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v1.4.0 - Level Up!

@ryansolid ryansolid released this
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This release has been a long time coming. 1.3 brought a ton of new features and a ton of new bugs that have been ironed out in the last couple of months. SolidHack also ran over this time where we got see people pushing the limits of what can be done. We've taken the feedback and applied it to our messaging, documentation, and our roadmap.

v1.4 addresses some of these allowing people to do more with the features we already have. It may not have as many new toys to play with, but it makes significant improvements to how we use Stores, Resources, and Streaming.

There also has been an incredible amount of work on TypeScript. So much so that I can't even include all the improvements in this post. Huge thanks goes out to @otonashixav, @trusktr, @edemaine, as well as review by @atk, @high1, and others to help see these landed.

New Features

Top Level Arrays in Stores

Since Stores were first introduced it has always bugged me that the most common case, creating a list, required nesting it under a property to track properly. Thanks to some exploration into proxy traps and iteration we now support top-level arrays. In addition to its other modes, the Store setter will accept an array that allows for common operations.

const [todos, setTodos] = createStore([
  { id: 1, title: "Thing I have to do", done: false },
  { id: 2, title: "Learn a New Framework", done: false }

// set at an index
setTodos(1, done, true);

// use an array
setTodos([...todos, { id: 3, title: "New Todo", done: false }])

// iterate over it with <For>
<For each={todos}>{todo => <Todo todo={todo} />}</For>;

Through this change, we also stopped over execution when listening to specific properties. To support iteration Solid previously would notify the owning object of an array when any index was added/removed or object when a new property was created or a property was deleted.

The one caveat is downstream optimized control flow that untrack index reads on arrays will now need to track the iterated object explicity. Solid exports a $TRACK symbol used to subscribe to the object and all its properties.

Resource Deferred Streaming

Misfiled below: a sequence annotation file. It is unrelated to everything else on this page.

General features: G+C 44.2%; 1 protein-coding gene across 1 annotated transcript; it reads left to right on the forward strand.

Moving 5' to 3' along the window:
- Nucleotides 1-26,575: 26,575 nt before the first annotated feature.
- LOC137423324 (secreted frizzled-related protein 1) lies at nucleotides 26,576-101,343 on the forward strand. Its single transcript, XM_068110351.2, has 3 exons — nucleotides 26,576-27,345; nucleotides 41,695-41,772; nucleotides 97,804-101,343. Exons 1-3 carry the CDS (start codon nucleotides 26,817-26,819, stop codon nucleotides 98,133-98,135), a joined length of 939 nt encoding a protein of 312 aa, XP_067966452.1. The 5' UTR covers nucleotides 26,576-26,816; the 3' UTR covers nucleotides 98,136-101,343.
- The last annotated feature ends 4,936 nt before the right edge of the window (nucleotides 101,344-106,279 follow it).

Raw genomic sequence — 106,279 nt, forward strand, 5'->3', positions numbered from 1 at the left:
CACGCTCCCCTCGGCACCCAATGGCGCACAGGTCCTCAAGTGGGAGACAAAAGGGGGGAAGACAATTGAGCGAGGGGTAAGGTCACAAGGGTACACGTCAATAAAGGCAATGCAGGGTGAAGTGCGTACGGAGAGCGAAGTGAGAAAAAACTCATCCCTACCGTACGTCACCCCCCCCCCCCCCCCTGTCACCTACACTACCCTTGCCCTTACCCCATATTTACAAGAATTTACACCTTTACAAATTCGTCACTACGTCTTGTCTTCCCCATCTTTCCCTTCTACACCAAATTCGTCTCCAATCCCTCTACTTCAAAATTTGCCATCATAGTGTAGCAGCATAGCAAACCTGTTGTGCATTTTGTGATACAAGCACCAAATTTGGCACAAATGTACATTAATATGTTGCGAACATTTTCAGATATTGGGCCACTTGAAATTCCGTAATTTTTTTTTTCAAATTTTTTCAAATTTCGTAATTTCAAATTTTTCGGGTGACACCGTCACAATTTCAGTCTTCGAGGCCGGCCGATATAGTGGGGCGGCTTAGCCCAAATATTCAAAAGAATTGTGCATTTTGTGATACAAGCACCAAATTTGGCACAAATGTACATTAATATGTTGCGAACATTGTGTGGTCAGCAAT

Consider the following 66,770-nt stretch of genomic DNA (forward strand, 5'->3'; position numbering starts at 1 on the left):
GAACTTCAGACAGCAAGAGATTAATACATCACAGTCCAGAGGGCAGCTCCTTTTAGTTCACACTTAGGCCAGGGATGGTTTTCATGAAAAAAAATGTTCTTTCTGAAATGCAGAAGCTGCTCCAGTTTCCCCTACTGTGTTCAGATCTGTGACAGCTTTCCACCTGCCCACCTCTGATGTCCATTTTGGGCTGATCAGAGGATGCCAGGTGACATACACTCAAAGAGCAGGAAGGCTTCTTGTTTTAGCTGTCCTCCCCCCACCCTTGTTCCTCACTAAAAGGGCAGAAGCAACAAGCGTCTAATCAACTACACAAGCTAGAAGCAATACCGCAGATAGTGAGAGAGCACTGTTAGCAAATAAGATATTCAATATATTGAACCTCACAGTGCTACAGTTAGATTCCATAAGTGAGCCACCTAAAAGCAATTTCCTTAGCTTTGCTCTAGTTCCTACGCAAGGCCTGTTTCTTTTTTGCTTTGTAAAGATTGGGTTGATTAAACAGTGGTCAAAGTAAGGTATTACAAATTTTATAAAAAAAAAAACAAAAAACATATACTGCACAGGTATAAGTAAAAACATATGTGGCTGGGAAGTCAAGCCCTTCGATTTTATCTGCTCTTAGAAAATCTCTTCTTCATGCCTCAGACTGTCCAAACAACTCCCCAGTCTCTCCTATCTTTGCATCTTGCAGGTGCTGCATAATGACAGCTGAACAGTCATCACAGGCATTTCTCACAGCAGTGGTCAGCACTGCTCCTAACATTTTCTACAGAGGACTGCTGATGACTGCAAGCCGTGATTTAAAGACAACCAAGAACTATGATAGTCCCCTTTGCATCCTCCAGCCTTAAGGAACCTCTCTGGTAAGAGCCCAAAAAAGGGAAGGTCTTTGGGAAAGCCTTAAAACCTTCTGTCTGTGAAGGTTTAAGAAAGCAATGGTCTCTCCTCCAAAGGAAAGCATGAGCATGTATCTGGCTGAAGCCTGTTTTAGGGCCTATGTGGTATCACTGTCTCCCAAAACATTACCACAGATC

Streaming brings a lot of performance benefits but it also comes with the tradeoff we need to respond with the headers before we can send any content. This means we must set the Response headers early if we want to benefit from streaming. While it's always possible to fetch first and delay rendering that slows down everything. Even our async server rendering doesn't block rendering but instead just waits to respond to the end.

But what if you want to stream but also want to wait on some key data loading so you still have an opportunity to handle the response on the server before sending it to the browser?

We now have the ability to tell Solid's stream renderer to wait for a resource before flushing the stream. That you can opt-in by setting deferStream option.

// fetches a user and streams content as soon as possible
const [user] = createResource(() =>, fetchUser);

// fetches a user but only streams content after this resource has loaded
const [user] = createResource(() =>, fetchUser, { deferStream: true });

When this happens the stream and the response will be held allowing the server to process what it needs to before sending the status and streaming back the response. This is also valuable if there is some high-priority content that is worth waiting for before sending the response.

Stale Resource Reads

Suspense and Transitions are amazingly powerful features but occasionally you want to opt-out of the consistency and show things out of date because it will show up faster and some of the things you are waiting for are not as high priority. In so you want the Transition to end sooner, but not necessarily stop showing the stale data for part of the screen. It is still preferable to receding back to loading spinner state.

Solid's Resources now support being able to read the value without triggering Suspense. As long as it has loaded previously latest property won't cause fallback to appear or Transitions to hold. This will always return the latest value regardless of whether it is stale (ie.. a new value is being fetched) and will reactively update. This is super powerful in Transitions as you can use the Resource's own loading state to know if it is stale. Since the Transition will hold while the critical data is loading, the loading state will not be applied to the in view screen until that Transition has ended. If the resource is still loading now you can show that it is stale.